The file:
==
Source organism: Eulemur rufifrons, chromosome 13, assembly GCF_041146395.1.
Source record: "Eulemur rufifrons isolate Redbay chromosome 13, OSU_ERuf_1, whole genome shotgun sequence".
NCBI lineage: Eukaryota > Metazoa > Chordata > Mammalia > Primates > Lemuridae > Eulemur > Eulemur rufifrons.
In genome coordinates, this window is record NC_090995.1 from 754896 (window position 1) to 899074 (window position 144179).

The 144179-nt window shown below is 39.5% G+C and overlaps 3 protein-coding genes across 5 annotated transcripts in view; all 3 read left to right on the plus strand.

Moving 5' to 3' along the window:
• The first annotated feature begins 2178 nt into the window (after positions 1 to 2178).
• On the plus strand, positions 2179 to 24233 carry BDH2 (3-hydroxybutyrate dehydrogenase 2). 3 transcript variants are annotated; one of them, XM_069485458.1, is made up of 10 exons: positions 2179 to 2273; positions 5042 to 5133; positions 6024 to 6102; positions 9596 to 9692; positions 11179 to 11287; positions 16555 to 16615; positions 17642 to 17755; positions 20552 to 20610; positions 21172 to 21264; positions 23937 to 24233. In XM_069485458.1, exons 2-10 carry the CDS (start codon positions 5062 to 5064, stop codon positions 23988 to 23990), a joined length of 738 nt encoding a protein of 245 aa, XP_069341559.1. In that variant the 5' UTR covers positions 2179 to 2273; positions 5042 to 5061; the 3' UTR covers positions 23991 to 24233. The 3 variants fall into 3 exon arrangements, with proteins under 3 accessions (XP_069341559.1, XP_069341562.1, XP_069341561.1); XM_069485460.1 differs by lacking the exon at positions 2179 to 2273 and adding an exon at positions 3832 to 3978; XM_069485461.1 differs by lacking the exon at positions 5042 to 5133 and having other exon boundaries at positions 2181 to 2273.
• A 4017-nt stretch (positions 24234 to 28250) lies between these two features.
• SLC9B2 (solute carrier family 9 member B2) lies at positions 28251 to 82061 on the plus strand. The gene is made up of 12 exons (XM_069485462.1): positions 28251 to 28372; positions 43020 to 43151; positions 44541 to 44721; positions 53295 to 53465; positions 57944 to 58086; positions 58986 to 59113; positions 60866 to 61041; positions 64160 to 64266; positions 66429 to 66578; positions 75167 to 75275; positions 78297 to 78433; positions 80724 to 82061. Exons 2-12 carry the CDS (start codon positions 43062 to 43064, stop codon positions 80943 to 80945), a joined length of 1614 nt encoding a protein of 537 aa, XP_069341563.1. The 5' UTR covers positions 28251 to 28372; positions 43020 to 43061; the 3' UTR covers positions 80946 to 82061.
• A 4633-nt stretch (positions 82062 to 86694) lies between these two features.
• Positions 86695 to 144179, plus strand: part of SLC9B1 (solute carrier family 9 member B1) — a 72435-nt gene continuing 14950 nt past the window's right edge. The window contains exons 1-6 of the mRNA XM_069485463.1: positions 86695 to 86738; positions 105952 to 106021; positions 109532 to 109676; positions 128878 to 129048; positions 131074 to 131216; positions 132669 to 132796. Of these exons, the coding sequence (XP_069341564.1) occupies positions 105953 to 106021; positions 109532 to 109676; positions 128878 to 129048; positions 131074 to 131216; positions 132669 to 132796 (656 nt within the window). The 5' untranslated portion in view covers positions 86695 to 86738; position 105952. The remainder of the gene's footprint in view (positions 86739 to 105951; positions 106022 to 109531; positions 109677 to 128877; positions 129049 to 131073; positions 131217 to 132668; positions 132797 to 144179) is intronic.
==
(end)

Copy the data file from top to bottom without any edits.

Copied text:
Source organism: Eulemur rufifrons, chromosome 13, assembly GCF_041146395.1.
Source record: "Eulemur rufifrons isolate Redbay chromosome 13, OSU_ERuf_1, whole genome shotgun sequence".
NCBI lineage: Eukaryota > Metazoa > Chordata > Mammalia > Primates > Lemuridae > Eulemur > Eulemur rufifrons.
In genome coordinates, this window is record NC_090995.1 from 754896 (window position 1) to 899074 (window position 144179).

The 144179-nt window shown below is 39.5% G+C and overlaps 3 protein-coding genes across 5 annotated transcripts in view; all 3 read left to right on the plus strand.

Moving 5' to 3' along the window:
• The first annotated feature begins 2178 nt into the window (after positions 1 to 2178).
• On the plus strand, positions 2179 to 24233 carry BDH2 (3-hydroxybutyrate dehydrogenase 2). 3 transcript variants are annotated; one of them, XM_069485458.1, is made up of 10 exons: positions 2179 to 2273; positions 5042 to 5133; positions 6024 to 6102; positions 9596 to 9692; positions 11179 to 11287; positions 16555 to 16615; positions 17642 to 17755; positions 20552 to 20610; positions 21172 to 21264; positions 23937 to 24233. In XM_069485458.1, exons 2-10 carry the CDS (start codon positions 5062 to 5064, stop codon positions 23988 to 23990), a joined length of 738 nt encoding a protein of 245 aa, XP_069341559.1. In that variant the 5' UTR covers positions 2179 to 2273; positions 5042 to 5061; the 3' UTR covers positions 23991 to 24233. The 3 variants fall into 3 exon arrangements, with proteins under 3 accessions (XP_069341559.1, XP_069341562.1, XP_069341561.1); XM_069485460.1 differs by lacking the exon at positions 2179 to 2273 and adding an exon at positions 3832 to 3978; XM_069485461.1 differs by lacking the exon at positions 5042 to 5133 and having other exon boundaries at positions 2181 to 2273.
• A 4017-nt stretch (positions 24234 to 28250) lies between these two features.
• SLC9B2 (solute carrier family 9 member B2) lies at positions 28251 to 82061 on the plus strand. The gene is made up of 12 exons (XM_069485462.1): positions 28251 to 28372; positions 43020 to 43151; positions 44541 to 44721; positions 53295 to 53465; positions 57944 to 58086; positions 58986 to 59113; positions 60866 to 61041; positions 64160 to 64266; positions 66429 to 66578; positions 75167 to 75275; positions 78297 to 78433; positions 80724 to 82061. Exons 2-12 carry the CDS (start codon positions 43062 to 43064, stop codon positions 80943 to 80945), a joined length of 1614 nt encoding a protein of 537 aa, XP_069341563.1. The 5' UTR covers positions 28251 to 28372; positions 43020 to 43061; the 3' UTR covers positions 80946 to 82061.
• A 4633-nt stretch (positions 82062 to 86694) lies between these two features.
• Positions 86695 to 144179, plus strand: part of SLC9B1 (solute carrier family 9 member B1) — a 72435-nt gene continuing 14950 nt past the window's right edge. The window contains exons 1-6 of the mRNA XM_069485463.1: positions 86695 to 86738; positions 105952 to 106021; positions 109532 to 109676; positions 128878 to 129048; positions 131074 to 131216; positions 132669 to 132796. Of these exons, the coding sequence (XP_069341564.1) occupies positions 105953 to 106021; positions 109532 to 109676; positions 128878 to 129048; positions 131074 to 131216; positions 132669 to 132796 (656 nt within the window). The 5' untranslated portion in view covers positions 86695 to 86738; position 105952. The remainder of the gene's footprint in view (positions 86739 to 105951; positions 106022 to 109531; positions 109677 to 128877; positions 129049 to 131073; positions 131217 to 132668; positions 132797 to 144179) is intronic.